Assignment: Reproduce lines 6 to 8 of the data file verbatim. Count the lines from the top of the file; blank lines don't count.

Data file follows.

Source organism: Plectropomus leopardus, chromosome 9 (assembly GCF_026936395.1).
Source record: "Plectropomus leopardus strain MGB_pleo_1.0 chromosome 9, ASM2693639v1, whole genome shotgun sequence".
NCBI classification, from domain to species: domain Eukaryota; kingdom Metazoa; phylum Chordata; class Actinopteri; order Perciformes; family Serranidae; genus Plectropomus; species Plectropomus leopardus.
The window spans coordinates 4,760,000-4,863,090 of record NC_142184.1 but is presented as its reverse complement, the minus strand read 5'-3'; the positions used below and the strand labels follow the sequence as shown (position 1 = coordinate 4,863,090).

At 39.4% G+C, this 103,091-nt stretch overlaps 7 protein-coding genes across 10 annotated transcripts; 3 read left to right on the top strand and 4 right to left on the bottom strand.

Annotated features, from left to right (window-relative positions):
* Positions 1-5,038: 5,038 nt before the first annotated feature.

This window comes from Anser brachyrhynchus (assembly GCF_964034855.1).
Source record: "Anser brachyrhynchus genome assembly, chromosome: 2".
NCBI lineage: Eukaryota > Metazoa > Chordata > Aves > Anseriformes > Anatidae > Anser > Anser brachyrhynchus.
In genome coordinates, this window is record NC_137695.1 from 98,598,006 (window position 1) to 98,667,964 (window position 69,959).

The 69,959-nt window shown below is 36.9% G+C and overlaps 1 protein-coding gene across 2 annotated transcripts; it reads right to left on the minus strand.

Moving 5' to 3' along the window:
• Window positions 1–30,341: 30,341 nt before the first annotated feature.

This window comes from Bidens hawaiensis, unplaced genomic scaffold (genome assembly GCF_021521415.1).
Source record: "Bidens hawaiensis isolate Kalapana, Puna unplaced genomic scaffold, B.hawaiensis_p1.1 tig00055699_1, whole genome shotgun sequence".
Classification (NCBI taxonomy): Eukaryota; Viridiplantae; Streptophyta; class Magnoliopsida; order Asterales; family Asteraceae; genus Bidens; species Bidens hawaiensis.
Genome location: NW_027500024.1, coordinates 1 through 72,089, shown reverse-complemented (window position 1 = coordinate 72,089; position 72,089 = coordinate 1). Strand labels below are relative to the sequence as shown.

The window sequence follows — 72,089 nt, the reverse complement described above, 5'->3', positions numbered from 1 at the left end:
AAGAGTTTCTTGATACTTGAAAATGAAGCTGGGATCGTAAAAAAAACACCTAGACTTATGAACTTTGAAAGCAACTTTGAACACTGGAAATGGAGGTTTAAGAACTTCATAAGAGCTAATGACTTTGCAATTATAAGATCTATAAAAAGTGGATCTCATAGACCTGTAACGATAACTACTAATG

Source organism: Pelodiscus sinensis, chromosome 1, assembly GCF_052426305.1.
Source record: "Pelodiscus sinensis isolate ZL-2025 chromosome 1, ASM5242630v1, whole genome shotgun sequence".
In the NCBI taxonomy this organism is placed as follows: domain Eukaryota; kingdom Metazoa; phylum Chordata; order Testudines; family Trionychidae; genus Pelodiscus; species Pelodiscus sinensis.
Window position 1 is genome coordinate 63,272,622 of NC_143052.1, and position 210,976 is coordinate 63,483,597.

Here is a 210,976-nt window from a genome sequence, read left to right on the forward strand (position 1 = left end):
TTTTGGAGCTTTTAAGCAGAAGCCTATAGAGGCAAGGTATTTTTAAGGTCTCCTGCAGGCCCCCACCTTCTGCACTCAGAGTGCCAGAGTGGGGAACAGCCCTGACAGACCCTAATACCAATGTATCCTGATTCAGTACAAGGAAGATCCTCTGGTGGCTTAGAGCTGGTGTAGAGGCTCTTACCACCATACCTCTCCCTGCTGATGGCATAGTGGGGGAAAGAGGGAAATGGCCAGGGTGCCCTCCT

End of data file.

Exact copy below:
Annotated features, from left to right (window-relative positions):
* Positions 1-5,038: 5,038 nt before the first annotated feature.

This window comes from Anser brachyrhynchus (assembly GCF_964034855.1).